Although President Correra states that only 1% of the forest will be affected, there will still be detrimental effects to the ecosystem [10]. Many individuals opposed this drilling because it will impact a variety of species in the Amazon, including various birds, mammals, trees, and amphibians [11]. There is also the clear issue of at carbon emissions that will now be released in to the atmosphere, which we have already passed at 400 ppm [12]. Deforestation is another major consequence that arises in order to build roads, not to mention the possibility of oil spills, which have been known to cause tremendous amount of damage to the environment [13].

Ameerega bilinguis, poisonous frogs in Yasuni nation park (flickr, 2014)

Impact Analysis

The controversy surrounding the Yasuni National Park drilling can be attributed to two environmental justice theories, environmental racism and sacrifice zones. This issue reflects environmental racism because both the Tagaeri and the Taromenane people bear most, if not all the costs of the oil drilling. The oil will only provide opportunities for individuals that live in urban and suburban areas and seek modernization, whereas the indigenous people are the ones having to endure the effects and struggle to survive for the progress of others. In choosing this particular site, there was very little consideration as to how this marginalized group of people will be impacted.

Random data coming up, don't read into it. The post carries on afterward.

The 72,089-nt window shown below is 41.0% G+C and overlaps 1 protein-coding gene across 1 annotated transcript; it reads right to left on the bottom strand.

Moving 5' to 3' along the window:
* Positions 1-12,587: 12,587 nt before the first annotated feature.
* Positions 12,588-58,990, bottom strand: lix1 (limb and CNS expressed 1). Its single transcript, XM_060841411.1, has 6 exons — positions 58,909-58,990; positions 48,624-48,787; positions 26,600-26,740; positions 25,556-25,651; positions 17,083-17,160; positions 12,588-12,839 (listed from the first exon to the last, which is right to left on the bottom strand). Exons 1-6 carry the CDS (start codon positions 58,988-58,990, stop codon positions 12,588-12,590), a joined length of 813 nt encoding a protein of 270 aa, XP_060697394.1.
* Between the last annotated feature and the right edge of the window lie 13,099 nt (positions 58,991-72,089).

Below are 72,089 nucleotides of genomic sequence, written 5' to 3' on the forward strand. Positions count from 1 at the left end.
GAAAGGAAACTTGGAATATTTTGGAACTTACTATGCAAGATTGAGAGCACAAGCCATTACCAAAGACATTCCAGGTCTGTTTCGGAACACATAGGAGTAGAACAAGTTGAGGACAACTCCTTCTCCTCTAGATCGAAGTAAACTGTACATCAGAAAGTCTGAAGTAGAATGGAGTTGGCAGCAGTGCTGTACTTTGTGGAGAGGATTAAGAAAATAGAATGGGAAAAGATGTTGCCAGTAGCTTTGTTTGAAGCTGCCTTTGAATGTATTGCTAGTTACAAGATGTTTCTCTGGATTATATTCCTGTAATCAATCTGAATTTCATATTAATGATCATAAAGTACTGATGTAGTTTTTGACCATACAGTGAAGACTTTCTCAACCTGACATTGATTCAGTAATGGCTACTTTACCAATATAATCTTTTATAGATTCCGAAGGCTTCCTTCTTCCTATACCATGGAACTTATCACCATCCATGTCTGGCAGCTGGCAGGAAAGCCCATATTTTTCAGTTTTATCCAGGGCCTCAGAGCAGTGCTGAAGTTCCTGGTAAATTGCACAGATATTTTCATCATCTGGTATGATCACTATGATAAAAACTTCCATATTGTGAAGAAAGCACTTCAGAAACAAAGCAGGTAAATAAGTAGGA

Petroamazonas oil drilling site (flickr, 2012)